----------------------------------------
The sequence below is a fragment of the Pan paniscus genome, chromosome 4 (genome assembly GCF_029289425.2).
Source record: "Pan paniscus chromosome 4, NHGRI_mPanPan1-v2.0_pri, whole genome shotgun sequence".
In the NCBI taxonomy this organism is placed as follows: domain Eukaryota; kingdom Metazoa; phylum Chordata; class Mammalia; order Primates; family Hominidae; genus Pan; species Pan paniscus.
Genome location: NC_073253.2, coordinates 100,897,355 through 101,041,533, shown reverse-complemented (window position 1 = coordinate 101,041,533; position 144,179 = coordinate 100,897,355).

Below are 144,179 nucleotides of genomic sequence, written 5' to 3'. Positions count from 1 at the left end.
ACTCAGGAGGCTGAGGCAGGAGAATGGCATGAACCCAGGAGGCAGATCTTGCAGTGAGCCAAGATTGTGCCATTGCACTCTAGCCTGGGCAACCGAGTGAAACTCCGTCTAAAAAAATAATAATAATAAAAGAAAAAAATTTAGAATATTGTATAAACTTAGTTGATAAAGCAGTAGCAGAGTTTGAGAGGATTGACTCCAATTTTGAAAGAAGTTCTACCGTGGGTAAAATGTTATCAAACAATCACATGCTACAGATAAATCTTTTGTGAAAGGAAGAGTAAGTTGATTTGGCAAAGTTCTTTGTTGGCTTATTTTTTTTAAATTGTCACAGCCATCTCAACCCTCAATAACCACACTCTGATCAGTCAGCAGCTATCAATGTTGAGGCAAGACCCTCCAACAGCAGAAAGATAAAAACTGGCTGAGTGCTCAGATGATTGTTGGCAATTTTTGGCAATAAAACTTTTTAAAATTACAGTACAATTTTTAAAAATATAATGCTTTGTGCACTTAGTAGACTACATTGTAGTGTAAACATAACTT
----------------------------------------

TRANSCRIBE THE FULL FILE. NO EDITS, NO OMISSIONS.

The sequence below is a fragment of the Pan paniscus genome, chromosome 4 (genome assembly GCF_029289425.2).
Source record: "Pan paniscus chromosome 4, NHGRI_mPanPan1-v2.0_pri, whole genome shotgun sequence".
In the NCBI taxonomy this organism is placed as follows: domain Eukaryota; kingdom Metazoa; phylum Chordata; class Mammalia; order Primates; family Hominidae; genus Pan; species Pan paniscus.
Genome location: NC_073253.2, coordinates 100,897,355 through 101,041,533, shown reverse-complemented (window position 1 = coordinate 101,041,533; position 144,179 = coordinate 100,897,355).

Below are 144,179 nucleotides of genomic sequence, written 5' to 3'. Positions count from 1 at the left end.
ACTCAGGAGGCTGAGGCAGGAGAATGGCATGAACCCAGGAGGCAGATCTTGCAGTGAGCCAAGATTGTGCCATTGCACTCTAGCCTGGGCAACCGAGTGAAACTCCGTCTAAAAAAATAATAATAATAAAAGAAAAAAATTTAGAATATTGTATAAACTTAGTTGATAAAGCAGTAGCAGAGTTTGAGAGGATTGACTCCAATTTTGAAAGAAGTTCTACCGTGGGTAAAATGTTATCAAACAATCACATGCTACAGATAAATCTTTTGTGAAAGGAAGAGTAAGTTGATTTGGCAAAGTTCTTTGTTGGCTTATTTTTTTTAAATTGTCACAGCCATCTCAACCCTCAATAACCACACTCTGATCAGTCAGCAGCTATCAATGTTGAGGCAAGACCCTCCAACAGCAGAAAGATAAAAACTGGCTGAGTGCTCAGATGATTGTTGGCAATTTTTGGCAATAAAACTTTTTAAAATTACAGTACAATTTTTAAAAATATAATGCTTTGTGCACTTAGTAGACTACATTGTAGTGTAAACATAACTT